Fri., March 28, 2014
› City Council meets today (March 27) with a fairly light spring agenda, although the morning briefing on Project Connect might generate some rumblings, and the dais is also expected to initiate a "post-event evaluation" of the SXSW Festival. See "Council: Have Ears, Will Hear."
› More traffic headaches on the way: Starting April 12, Red River Street, from 15th to MLK, will be closed so the roadway can be realigned to make room for the new Dell Medical School. According to UT, the new road should be reopened by the end of the year.
› At press time, three persons injured in the March 13 tragedy on Red River remain hospitalized, including 18-year-old DeAndre Tatum, who is still in critical condition. Rashad Owens, currently in jail on a charge of capital murder, will have his first appearance in court on April 9.
› Acting on an informant's tip, Austin Police on Tuesday found 28 adults being held, allegedly against their will, in a mobile home in Southeast Austin. Police are investigating, but reportedly suspect the adults, from Central America, were being smuggled into the U.S. and not trafficked.
› The Enchanted Forest, one of Austin's most famous homes for art collectives and creative expression, is up for sale. The 3-acre wood off Oltorf is on the market for $3.3 million: Owner Albert Deloach has said he is forced to sell the property because of crippling property tax bills.
› Texas House members heard testimony Tuesday morning on whether 17-year-old offenders should be considered juveniles. Since 1918, Texas law has processed these youth through the adult criminal justice system, regardless of the severity of their crime.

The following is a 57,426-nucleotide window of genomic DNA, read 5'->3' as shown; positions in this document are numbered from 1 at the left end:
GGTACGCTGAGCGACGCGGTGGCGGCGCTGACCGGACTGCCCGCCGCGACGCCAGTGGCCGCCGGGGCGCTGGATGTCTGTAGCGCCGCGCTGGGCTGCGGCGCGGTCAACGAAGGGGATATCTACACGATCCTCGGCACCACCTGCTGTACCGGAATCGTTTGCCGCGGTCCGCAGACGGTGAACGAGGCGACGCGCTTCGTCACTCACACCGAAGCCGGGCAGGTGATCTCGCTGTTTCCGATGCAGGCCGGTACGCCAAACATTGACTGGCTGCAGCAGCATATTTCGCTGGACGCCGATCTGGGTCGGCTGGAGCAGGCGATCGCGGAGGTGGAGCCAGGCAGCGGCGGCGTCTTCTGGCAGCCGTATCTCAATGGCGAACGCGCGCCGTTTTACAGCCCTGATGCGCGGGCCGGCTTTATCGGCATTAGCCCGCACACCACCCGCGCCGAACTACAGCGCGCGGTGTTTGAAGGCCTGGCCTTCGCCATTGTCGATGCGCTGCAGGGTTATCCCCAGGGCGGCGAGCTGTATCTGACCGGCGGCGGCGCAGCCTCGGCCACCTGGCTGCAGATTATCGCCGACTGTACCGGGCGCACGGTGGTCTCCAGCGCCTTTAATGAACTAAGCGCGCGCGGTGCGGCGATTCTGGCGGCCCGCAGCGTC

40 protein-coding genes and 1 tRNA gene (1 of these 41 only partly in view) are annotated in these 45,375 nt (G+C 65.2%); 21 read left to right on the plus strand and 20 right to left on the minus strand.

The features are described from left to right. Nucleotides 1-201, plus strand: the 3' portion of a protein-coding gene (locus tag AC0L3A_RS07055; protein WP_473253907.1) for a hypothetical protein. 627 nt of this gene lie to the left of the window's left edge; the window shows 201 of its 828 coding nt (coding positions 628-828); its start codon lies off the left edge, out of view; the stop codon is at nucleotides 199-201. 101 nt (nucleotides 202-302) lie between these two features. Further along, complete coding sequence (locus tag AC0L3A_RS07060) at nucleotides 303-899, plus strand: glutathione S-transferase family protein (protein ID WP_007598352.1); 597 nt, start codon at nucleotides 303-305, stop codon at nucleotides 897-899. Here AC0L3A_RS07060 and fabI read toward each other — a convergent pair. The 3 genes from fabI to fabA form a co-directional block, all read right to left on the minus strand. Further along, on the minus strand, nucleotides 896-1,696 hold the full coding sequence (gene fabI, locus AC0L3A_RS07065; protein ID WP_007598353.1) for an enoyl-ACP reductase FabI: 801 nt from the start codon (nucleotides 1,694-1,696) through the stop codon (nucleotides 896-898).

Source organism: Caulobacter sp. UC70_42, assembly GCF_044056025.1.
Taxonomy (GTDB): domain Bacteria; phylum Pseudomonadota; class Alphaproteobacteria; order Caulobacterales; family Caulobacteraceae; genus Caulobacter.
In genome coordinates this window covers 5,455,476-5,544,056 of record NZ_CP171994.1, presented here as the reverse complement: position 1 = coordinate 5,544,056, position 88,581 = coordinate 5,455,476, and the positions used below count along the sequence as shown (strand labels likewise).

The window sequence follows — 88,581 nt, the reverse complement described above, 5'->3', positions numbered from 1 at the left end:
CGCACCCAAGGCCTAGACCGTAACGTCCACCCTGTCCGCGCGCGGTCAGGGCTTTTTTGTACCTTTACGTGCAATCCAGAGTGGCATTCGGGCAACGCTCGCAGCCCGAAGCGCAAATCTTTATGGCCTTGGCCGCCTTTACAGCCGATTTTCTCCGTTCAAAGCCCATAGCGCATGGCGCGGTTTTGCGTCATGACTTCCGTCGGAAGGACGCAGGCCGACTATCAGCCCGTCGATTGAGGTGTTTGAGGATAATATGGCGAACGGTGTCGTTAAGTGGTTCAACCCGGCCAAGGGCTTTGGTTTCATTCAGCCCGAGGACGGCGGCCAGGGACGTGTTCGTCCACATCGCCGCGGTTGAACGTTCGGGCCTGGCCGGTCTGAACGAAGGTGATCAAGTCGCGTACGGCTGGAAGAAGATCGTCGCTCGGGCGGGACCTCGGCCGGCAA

› Gov. Rick Perry has called the issue of pay disparity between men and women "nonsense" and a distraction from "substantive issues." He adds that the sole reason Democrats brought HB 950, the state version of the federal Lilly Ledbetter Act, to the floor in 2013 was a partisan effort to make him look bad by vetoing it (ignoring the 35 Republicans who helped pass the bill.)
› The Texas House stumbled into the 21st century with the announcement that the antiquated live video feed from the floor will be updated and mobile-compliant. The current system only supports 2,500 concurrent users, which meant many viewers depended on the Texas Tribune's live feed during last session's reproductive rights debate.
› Ted Nugent's politically toxic comments about President Obama have finally caught up with him. The city of Longview, Texas, has pulled him from their Fourth of July Festival, paying a roughly $16,000 cancellation fee to have him not perform.
› Controversial former WilCo sheriff John Maspero has died at 69. As a federal agent, Maspero was accused of attempting to thwart an investigation into connections between APD cops and drug dealers. As sheriff, he was investigated for misconduct, including an incident where he allegedly bit a Penthouse Men's Club dancer in the leg while acting like a dog.